Poetry Friday: Unfinished Tasks

Where to begin?
I can’t believe we’re here again? That’s not true, because nothing has changed since December 14, 2012 when 20 children and six adults were murdered 10 miles from my house.
That I’m enraged? Of course I am. We all are.
That I feel helpless? Yes. Chris Murphy, the staunchest, loudest, most tireless Senator calling for gun reform is my Senator. I know he’s doing all he can.
But do I feel hopeless? Not quite. How could I carry on if I thought it was inevitable that I, or someone I love will be shot at school? I couldn’t.

So, what to do? We carry on. We do small acts that, cumulatively, add up to big acts. We go to work each day and let the children we work with know that we love them, care about them, and want the best for them. We honor the memory of Irma Garcia, Eva Mireles, Dawn Hochsprung, Victoria Leigh Soto, Mary Sherlach, Lauren Rousseau, Anne Marie Murphy, Rachel D’Avino, and countless other educators who have been killed when we go into school each day to take up “those dear unfinished tasks” of theirs.

Turn Again to Life

by Mary Lee Hall

If I should die and leave you here awhile,
Be not like others, sore undone, who keep
Long vigils by the silent dust, and weep.
For my sake – turn again to life and smile,
Nerving thy heart and trembling hand to do
Something to comfort other hearts than thine.
Complete those dear unfinished tasks of mine
And I, perchance, may therein comfort you.

Coincidentally, this week Krista Tippet is sharing memories from of her most profound interviews. Rachel Naomi Remen is a Clinical Professor of Family and Community Medicine who has much to teach us all. I leave you with this quote:

We are here because we are born with the capacity to find the hidden light in all events and all people; to lift it up and make it visible once again and, thereby, to restore the innate wholeness of the world. This is a very important story for our times — that we heal the world one heart at a time.

Please be sure to visit Linda Mitchell at A Word Edgewise for the Poetry Friday Roundup. Then go out and look for the light.

Poetry Friday: So Much Depends…

Last week, inspired by Tricia Stohr-Hunt’s National Poetry Month project, I wrote a gogyohka in response to a photo of my mother and her twin sister. Like Tricia, I have found family archives to be rich source material for poems. One of the treasures I have is a diary of my grandmother’s from 1936. Times were tough for my grandparents throughout the Depression and many of her entries detail the small ways they scraped by. January of that year was bitterly cold, and Grandma was knitting a scarf for my uncle, but she ran out of yarn. She sounds so relieved when she finally “got to town” to get more yarn that the first line of William Carlos Williams’ famous poem popped into my head instantly.

So much depends

a skein of red

soft as a

spun into a

by two nimble

Draft © Catherine Flynn, 2022

Please be sure to visit Rose Cappelli at Imagine the Possibilities for the Poetry Friday Roundup.

Poetry Friday: National Poetry Month Isn’t Over

It’s time for the monthly Inkling challenge. This month, Linda challenged the Inklings to “Honor someone’s April Poetry project in some way with a poem in the spirit of their project, a response poem or any way that suits you.”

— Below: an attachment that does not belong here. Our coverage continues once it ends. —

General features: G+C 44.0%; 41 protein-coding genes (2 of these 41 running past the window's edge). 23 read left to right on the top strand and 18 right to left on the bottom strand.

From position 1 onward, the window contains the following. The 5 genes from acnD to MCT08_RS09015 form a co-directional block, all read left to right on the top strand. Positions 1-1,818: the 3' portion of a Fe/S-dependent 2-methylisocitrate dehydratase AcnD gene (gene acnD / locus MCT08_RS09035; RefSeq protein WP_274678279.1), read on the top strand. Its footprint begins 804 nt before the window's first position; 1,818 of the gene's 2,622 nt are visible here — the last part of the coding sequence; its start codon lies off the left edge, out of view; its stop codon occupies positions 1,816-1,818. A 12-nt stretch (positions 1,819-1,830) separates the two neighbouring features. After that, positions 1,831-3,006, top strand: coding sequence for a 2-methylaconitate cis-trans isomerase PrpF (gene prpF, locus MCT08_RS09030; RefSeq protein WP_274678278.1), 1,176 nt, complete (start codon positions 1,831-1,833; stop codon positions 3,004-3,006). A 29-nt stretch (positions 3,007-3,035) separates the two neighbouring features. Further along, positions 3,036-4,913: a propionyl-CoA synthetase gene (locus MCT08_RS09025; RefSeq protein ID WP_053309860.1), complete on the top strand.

I knew immediately that I wanted to base my response on Tricia Stohr-Hunt’s (aka Miss Rumphius) project of “sharing original poems written in a variety of Japanese poetic forms (haiku, tanka, dodoitsu, etc.) to primary sources. I’m using photos, letters, newspaper articles, and more to inspire my writing.” Tricia shared many treasures from her family archives and her poems always captured funny or poignant insights into her source materials.

Like Tricia’s family, my family (specifically my maternal grandmother) saved everything and I have many photos and letters. I also have my grandmother’s diary from 1936, which is the only one we know of. Mostly, she recorded the weather, her daily household chores, and what she baked. There are also a few headlines from the wider world: The last line for Monday, January 20th reads “King George V of England died. Edward VIII becomes king.” She stopped writing on Saturday, August 22th with this short entry: “Rained on Sat. Went to town in A.M. Did shopping. Bought a pot roast. Not much new. They will finish the forty acre lot in one more day.” (I’m sure this refers to haying on my great-grandfather’s farm.)

I suspect she stopped writing because of this entry a few days earlier: “Feel certain that we will have a baby by spring.”

That baby turned out to be my mother and her twin sister.

Here they are, about 3 or 4, ready to attend a cousin’s wedding.

My mother is on the left
Draft © Catherine Flynn, 2022

There are troves of poems waiting in that diary, but how could I resist writing about this photo? I chose a most forgiving form, the Gogyohka. This is a five line verse without a specific syllable count. As Tricia explained in her post, it was “invented in the 1960s, the idea was to ‘take the traditional form of Tanka poetry (which is written in five lines) and liberate its structure, creating a freer form of verse.’ You can learn more about this form at Writer’s Digest Gogyohka: Poetic Form.”

Please be sure to visit my fellow Inklings to see which NPM project they honored:

Mary Lee Hahn @ A(nother) Year of Reading
Molly Hogan @ Nix the Comfort Zone
Linda Mitchell @ A Word Edgewise
Heidi Mordhorst @ My Juicy Little Universe
Margaret Simon @ Reflections on the Teche

Then head over to Jama’s Alphabet Soup, where Jama is serving up the Roundup.